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Thread started 08/21/19 3:07pm

Ugot2shakesumt
hin

What would a collapse of the oil economy do?

We were concerned about "peak oil" and the impending crises that was supposedly just decades around the corner.

At least I was.
But now it seems the opposite is true, and a major glut will happen much sooner as the automotive sector transitions to electric from oil in the next 10 years.

51% of every barrel of oil in turned into gasoline, and of US oil consumption, 70% of our oil consumption is gasoline.

.

Some of the biggest losers..

..
Exxon/Mobile

BP

Auto Mechanics (After a boom where used gasoline cars are cheap and available)

Smog check stations.

....

but instability from a sharp drop in demand would hurt nations who's economies are dependent on oil revenues, which includes the following.

..

Russia

China

Venezuela (is going to be super fucked)

Lybia

iran

iraq

Canada

.....

Tesla alone has already impacted the price of oil, but I don't expect a meaningful transition from oil to electric sooner than 10 years. But as electric car prices go down, I expect more people to seriously consider their next car being a Tesla in the next 5 years.

..

...and I also don't expect the complete transition to EV vehicles in my lifetime..or ever. We still have use for horses in transportation, and I expect gasoline powered cars to fill a specific niche in the foreseeable future.

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Reply #1 posted 08/22/19 5:09pm

guitarslinger4
4

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TBH I think if we moved totally to electric vehicles right now, the power grid here in the US would take a shit. Our infrastructure here is in no way able to hold up to the entire country charging up cars right now, that's definitely something that needs to be worked out that I don't hear a lot of people talking about.

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Reply #2 posted 08/22/19 5:38pm

Ugot2shakesumt
hin

guitarslinger44 said:

TBH I think if we moved totally to electric vehicles right now, the power grid here in the US would take a shit. Our infrastructure here is in no way able to hold up to the entire country charging up cars right now, that's definitely something that needs to be worked out that I don't hear a lot of people talking about.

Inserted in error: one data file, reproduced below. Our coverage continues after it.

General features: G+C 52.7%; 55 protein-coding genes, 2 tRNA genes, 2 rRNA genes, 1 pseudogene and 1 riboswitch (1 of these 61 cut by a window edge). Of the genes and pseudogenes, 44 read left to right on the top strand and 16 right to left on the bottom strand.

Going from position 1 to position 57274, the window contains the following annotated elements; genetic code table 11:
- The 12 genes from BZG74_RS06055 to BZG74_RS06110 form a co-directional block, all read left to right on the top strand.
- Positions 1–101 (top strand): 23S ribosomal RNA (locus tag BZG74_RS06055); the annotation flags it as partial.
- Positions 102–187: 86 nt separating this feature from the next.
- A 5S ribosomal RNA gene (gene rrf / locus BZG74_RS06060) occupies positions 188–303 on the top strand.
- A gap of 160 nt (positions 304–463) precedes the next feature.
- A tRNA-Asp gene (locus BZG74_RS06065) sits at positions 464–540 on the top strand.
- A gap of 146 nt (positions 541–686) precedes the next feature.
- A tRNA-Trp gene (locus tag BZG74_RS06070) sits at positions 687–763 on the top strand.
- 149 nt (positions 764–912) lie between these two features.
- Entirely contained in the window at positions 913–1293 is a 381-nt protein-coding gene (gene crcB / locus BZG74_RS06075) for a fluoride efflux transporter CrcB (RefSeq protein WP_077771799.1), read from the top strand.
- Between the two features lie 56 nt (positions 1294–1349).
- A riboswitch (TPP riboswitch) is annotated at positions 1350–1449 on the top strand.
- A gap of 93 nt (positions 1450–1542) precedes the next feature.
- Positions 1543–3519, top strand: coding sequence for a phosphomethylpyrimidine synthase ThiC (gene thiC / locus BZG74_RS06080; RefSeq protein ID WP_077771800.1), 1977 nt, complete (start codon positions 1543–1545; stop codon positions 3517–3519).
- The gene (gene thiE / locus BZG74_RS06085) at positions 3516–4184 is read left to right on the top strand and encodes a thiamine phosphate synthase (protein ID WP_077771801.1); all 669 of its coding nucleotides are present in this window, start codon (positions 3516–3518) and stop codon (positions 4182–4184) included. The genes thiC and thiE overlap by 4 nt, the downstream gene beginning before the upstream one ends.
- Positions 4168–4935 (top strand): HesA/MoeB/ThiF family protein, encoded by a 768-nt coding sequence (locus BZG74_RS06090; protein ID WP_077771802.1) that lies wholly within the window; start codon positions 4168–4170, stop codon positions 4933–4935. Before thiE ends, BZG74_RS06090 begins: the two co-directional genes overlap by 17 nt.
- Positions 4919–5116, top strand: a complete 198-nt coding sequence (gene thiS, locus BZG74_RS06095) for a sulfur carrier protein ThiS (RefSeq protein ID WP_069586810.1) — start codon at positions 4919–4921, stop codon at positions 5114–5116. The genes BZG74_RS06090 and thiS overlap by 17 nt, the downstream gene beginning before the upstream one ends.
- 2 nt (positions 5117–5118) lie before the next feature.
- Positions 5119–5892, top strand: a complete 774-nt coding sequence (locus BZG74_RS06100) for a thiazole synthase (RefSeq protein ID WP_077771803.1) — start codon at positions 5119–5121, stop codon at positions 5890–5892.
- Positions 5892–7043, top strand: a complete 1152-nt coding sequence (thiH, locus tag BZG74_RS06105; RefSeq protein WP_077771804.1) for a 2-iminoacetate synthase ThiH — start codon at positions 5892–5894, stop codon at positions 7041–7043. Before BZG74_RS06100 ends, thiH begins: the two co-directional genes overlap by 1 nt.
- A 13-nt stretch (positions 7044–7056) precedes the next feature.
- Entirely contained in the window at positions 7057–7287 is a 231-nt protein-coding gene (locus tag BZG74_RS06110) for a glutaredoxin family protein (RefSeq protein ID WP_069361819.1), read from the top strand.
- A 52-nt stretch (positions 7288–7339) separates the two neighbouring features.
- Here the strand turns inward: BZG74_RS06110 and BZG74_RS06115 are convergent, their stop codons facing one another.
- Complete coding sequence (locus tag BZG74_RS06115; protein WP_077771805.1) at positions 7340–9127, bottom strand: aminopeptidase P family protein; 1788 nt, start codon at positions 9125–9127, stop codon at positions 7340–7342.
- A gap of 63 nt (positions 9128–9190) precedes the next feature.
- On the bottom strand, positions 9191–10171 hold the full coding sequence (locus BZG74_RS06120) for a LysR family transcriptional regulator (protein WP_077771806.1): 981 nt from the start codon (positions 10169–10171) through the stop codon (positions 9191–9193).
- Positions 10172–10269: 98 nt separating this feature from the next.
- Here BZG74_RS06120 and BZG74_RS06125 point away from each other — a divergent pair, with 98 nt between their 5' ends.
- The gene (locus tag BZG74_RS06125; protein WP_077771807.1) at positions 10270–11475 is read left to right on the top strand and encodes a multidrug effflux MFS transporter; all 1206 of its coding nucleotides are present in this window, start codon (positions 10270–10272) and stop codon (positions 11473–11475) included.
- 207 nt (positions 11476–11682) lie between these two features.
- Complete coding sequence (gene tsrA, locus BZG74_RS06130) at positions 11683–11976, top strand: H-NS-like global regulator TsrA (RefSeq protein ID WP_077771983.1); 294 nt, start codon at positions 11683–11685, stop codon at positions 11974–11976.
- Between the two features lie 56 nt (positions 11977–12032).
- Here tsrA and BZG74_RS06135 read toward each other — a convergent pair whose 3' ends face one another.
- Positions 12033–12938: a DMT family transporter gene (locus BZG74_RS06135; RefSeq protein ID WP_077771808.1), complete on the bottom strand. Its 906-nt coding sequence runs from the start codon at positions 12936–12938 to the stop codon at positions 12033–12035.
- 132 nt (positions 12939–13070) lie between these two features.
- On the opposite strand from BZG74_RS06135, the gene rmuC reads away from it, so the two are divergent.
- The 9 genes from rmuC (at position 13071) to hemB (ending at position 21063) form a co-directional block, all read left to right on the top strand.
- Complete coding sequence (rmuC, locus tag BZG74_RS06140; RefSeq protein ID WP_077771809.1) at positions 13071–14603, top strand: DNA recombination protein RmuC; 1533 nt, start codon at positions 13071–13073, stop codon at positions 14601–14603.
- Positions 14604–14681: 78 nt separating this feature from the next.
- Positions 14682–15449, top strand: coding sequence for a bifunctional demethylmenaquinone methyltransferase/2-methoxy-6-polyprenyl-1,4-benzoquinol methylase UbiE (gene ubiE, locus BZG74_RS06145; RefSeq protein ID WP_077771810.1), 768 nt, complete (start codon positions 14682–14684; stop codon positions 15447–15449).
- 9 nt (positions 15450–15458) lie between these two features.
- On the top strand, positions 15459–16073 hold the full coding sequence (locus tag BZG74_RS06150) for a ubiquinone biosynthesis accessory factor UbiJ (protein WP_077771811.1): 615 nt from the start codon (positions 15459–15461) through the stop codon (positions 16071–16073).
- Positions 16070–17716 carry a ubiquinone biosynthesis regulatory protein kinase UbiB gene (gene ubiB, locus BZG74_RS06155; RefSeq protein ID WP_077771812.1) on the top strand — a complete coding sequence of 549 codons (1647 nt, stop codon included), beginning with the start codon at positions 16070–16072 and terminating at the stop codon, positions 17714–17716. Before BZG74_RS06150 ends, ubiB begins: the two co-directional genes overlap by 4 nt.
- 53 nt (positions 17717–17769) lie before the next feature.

Yeah I think the timeline is 10 years. Infrastructure needs an upgrade, luckily people are putting more and more solar roofs.
.
Also Tesla owns its own battery factory and can’t keep up with demand for the cars they themselves have sold.
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China is moving on replacing gasoline cars with electric as public policy and that alone would impact oil demand and help their air quality.
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I have no doubt it’s going to happen within ten years where at least 25-30% of new cars sold were electric, there are too many factors and incentives. That’s a lot of oil that is suddenly not needed.
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Reply #3 posted 08/22/19 6:26pm

Ugot2shakesumt
hin

Recent news stories have been mentioning this curve indicator. I really dont want to believe bad news regarding the economy, but we have to at least consider it.


The market's most feared recession signal flashes again amid fears the Fed won't do enough to prevent an economic meltdown

https://markets.businessi...1028467861
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A key part of the yield curve inverted on Thursday for the third time this month.
The move into negative territory came after three regional Federal Reserve presidents spoke out against lowering interest rates further.
The commentary reignited economic concerns, because yield-curve inversions have preceded every recession since 1950.
.
The spread between the 10-year Treasury yield and its two-year counterpart veered into negative territory again on Thursday, inverting a key part of the yield curve for the third time this month.